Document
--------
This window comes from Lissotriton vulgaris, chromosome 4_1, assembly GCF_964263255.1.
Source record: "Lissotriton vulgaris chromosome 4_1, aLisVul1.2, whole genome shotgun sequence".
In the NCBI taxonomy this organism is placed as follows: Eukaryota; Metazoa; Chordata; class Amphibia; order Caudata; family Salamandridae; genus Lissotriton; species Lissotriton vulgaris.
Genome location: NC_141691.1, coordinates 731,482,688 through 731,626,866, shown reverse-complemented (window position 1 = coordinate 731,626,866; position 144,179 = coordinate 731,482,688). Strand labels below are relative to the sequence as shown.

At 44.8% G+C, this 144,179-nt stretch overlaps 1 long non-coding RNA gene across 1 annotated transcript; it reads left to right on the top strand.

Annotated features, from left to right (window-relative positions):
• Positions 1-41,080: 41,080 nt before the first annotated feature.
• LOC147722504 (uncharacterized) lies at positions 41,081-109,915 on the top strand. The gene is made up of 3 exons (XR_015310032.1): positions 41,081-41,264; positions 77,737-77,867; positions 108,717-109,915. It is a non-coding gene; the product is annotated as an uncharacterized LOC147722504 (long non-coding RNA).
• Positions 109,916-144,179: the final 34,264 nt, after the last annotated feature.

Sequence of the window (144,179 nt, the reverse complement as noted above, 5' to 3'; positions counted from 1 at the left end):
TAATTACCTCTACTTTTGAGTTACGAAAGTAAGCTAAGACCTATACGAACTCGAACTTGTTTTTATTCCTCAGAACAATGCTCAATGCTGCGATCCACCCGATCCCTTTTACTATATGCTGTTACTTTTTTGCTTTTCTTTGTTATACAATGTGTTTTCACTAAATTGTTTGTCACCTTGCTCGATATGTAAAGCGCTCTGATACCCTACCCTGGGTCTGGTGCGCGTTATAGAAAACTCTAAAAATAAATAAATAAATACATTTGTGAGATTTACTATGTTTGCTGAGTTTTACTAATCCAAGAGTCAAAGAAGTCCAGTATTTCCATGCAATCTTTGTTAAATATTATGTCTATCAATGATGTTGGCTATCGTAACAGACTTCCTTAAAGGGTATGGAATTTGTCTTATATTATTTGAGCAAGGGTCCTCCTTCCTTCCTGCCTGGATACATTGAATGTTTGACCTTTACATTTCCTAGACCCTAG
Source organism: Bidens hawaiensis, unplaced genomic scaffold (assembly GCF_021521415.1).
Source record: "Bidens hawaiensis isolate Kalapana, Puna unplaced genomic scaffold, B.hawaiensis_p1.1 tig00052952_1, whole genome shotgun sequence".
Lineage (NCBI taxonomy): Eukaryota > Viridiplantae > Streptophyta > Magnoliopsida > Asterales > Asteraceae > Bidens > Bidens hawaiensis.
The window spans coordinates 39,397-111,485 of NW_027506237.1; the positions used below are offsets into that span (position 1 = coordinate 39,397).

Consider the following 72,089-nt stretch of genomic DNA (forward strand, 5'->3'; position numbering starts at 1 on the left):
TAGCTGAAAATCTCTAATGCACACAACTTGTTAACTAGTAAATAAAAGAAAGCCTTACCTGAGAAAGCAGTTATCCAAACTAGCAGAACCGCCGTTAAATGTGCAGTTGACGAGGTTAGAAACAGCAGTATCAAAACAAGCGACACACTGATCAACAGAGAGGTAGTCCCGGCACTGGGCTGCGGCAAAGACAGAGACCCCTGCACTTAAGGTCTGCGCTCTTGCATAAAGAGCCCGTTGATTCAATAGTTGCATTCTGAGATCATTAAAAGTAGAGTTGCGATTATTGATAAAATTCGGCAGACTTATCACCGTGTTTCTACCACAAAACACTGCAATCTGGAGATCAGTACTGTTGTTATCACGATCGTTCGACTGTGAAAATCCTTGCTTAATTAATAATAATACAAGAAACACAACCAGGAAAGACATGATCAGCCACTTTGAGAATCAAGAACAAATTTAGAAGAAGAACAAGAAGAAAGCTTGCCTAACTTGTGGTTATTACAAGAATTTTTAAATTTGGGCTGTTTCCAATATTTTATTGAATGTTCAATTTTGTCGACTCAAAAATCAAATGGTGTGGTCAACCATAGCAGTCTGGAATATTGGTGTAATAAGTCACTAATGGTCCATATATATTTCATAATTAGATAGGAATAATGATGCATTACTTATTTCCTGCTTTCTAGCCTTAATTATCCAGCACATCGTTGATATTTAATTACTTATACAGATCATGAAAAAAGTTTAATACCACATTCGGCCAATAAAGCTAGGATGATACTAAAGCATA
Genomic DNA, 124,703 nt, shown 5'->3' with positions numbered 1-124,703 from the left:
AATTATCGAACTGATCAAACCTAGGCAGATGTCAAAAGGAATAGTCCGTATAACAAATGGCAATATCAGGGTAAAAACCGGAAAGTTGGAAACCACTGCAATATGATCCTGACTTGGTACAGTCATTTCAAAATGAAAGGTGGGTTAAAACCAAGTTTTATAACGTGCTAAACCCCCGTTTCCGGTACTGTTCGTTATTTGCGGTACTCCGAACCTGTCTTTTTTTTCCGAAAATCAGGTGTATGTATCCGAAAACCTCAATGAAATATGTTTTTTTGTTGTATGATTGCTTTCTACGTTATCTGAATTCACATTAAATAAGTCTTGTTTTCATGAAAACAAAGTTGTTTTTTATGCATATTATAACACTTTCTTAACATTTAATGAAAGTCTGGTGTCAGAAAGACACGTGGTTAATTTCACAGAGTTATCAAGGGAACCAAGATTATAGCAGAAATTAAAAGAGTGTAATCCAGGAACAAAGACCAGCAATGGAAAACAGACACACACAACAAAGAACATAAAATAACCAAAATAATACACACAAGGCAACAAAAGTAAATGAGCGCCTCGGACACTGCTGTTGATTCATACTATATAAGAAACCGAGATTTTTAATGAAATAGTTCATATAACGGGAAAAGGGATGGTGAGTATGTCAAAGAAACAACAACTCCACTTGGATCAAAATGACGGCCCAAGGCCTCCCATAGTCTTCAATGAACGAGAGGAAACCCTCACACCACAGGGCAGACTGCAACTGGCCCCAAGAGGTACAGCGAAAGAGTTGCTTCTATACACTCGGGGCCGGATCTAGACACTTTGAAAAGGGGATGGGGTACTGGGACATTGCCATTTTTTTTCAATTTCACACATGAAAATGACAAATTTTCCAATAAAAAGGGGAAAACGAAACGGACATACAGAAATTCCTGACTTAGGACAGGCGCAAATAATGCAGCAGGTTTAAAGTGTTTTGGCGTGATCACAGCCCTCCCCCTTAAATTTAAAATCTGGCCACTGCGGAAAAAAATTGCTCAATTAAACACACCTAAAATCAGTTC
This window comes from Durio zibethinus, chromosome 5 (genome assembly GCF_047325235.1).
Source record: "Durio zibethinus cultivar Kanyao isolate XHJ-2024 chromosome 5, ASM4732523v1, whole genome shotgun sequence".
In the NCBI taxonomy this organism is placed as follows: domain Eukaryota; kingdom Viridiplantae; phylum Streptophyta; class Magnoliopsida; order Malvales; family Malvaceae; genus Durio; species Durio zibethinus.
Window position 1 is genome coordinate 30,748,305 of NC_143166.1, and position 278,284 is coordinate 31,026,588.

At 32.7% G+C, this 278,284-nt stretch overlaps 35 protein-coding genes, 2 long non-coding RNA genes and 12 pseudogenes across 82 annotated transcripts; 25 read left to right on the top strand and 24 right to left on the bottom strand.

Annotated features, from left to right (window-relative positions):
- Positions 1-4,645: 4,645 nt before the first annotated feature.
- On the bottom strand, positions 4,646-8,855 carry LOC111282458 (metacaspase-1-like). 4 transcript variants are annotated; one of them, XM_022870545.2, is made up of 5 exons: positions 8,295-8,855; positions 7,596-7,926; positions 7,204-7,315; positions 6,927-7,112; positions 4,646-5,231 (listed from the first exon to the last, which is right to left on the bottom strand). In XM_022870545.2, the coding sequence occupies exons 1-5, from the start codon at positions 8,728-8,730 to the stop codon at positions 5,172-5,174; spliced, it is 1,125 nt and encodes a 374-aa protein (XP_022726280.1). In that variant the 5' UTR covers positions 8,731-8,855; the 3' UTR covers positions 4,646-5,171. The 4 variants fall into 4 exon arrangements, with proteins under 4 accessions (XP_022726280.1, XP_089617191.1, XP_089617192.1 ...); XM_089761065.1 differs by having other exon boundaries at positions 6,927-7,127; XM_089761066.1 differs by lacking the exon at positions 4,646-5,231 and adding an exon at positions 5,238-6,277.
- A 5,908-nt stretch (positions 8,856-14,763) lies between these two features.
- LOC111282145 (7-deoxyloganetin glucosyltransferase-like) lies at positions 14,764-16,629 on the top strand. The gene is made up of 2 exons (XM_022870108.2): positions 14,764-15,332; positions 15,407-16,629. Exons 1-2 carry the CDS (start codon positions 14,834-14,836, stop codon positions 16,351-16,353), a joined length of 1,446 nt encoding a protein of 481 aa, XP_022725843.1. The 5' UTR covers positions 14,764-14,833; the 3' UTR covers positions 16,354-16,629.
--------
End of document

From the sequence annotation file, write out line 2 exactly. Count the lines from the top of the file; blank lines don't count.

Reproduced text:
Source record: "Lissotriton vulgaris chromosome 4_1, aLisVul1.2, whole genome shotgun sequence".